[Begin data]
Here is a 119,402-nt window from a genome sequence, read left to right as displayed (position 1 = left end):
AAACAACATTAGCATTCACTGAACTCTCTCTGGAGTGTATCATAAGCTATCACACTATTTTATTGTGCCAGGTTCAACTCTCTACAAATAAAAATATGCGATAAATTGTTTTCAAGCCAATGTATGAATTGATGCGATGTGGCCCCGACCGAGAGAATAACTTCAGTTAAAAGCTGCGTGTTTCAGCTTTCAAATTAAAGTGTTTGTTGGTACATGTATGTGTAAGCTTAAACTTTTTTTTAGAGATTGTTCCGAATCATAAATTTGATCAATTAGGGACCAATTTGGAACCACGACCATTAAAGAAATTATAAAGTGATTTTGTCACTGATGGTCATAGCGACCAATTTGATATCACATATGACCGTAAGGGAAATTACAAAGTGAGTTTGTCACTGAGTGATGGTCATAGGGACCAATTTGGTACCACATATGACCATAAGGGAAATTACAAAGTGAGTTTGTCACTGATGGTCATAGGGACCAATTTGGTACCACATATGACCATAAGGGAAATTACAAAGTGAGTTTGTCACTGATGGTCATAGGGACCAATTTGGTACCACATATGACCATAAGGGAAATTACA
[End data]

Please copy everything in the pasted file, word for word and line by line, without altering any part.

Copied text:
Here is a 119,402-nt window from a genome sequence, read left to right as displayed (position 1 = left end):
AAACAACATTAGCATTCACTGAACTCTCTCTGGAGTGTATCATAAGCTATCACACTATTTTATTGTGCCAGGTTCAACTCTCTACAAATAAAAATATGCGATAAATTGTTTTCAAGCCAATGTATGAATTGATGCGATGTGGCCCCGACCGAGAGAATAACTTCAGTTAAAAGCTGCGTGTTTCAGCTTTCAAATTAAAGTGTTTGTTGGTACATGTATGTGTAAGCTTAAACTTTTTTTTAGAGATTGTTCCGAATCATAAATTTGATCAATTAGGGACCAATTTGGAACCACGACCATTAAAGAAATTATAAAGTGATTTTGTCACTGATGGTCATAGCGACCAATTTGATATCACATATGACCGTAAGGGAAATTACAAAGTGAGTTTGTCACTGAGTGATGGTCATAGGGACCAATTTGGTACCACATATGACCATAAGGGAAATTACAAAGTGAGTTTGTCACTGATGGTCATAGGGACCAATTTGGTACCACATATGACCATAAGGGAAATTACAAAGTGAGTTTGTCACTGATGGTCATAGGGACCAATTTGGTACCACATATGACCATAAGGGAAATTACA